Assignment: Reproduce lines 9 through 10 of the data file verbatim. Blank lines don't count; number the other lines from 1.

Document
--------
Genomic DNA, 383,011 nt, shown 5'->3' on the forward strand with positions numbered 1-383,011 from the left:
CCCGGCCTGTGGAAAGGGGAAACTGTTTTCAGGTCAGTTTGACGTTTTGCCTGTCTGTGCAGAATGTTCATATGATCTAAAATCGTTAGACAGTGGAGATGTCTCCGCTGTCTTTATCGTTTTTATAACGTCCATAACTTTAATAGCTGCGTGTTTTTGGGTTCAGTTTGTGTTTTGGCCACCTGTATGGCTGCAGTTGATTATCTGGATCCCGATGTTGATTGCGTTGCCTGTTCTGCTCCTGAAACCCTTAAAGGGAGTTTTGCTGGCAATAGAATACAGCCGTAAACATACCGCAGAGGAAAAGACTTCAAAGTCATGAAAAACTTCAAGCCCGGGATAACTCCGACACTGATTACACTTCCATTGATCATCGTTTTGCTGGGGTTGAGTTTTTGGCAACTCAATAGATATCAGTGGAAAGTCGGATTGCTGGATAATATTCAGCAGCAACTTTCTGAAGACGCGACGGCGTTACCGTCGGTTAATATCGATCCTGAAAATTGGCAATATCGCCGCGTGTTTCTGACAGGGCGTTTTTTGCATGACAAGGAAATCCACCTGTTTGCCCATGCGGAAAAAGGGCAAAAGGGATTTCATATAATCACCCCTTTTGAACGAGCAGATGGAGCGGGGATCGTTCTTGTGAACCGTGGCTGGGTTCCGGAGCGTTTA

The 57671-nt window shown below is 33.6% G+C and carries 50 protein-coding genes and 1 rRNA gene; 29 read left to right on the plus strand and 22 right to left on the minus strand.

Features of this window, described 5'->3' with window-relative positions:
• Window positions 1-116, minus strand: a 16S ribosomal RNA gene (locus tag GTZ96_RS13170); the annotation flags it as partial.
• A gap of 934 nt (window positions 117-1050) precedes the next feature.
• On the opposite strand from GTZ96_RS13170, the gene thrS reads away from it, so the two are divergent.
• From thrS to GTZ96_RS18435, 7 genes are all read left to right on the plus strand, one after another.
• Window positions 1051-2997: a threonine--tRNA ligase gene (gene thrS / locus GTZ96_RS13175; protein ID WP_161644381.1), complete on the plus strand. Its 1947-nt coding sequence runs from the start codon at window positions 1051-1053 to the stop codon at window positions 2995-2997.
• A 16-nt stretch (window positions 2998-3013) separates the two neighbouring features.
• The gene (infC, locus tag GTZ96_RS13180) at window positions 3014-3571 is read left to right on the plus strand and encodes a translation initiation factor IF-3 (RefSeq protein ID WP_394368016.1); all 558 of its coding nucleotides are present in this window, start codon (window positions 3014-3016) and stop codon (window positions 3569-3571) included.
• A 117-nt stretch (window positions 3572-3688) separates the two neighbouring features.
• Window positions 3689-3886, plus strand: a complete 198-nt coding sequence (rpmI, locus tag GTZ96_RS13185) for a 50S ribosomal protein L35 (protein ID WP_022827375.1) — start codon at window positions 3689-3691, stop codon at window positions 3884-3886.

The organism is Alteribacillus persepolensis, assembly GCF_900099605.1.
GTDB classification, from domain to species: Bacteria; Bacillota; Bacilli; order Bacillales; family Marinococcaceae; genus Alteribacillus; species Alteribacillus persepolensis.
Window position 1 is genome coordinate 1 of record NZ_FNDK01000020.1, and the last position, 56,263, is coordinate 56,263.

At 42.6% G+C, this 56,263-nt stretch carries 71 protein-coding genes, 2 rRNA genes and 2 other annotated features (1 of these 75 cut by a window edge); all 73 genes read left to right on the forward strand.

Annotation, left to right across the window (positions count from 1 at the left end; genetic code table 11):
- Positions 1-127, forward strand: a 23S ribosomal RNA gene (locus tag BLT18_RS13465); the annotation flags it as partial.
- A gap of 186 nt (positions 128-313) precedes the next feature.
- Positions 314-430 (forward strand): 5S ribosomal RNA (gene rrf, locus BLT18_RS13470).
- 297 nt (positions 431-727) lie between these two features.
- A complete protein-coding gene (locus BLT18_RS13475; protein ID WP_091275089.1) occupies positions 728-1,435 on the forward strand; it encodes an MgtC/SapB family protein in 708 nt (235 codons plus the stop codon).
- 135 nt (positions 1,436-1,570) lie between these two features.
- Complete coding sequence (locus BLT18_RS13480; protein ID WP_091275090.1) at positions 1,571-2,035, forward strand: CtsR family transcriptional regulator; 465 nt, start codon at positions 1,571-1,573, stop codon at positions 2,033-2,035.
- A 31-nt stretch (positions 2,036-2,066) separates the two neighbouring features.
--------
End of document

• Window positions 1051-2997: a threonine--tRNA ligase gene (gene thrS / locus GTZ96_RS13175; protein ID WP_161644381.1), complete on the plus strand. Its 1947-nt coding sequence runs from the start codon at window positions 1051-1053 to the stop codon at window positions 2995-2997.
• A 16-nt stretch (window positions 2998-3013) separates the two neighbouring features.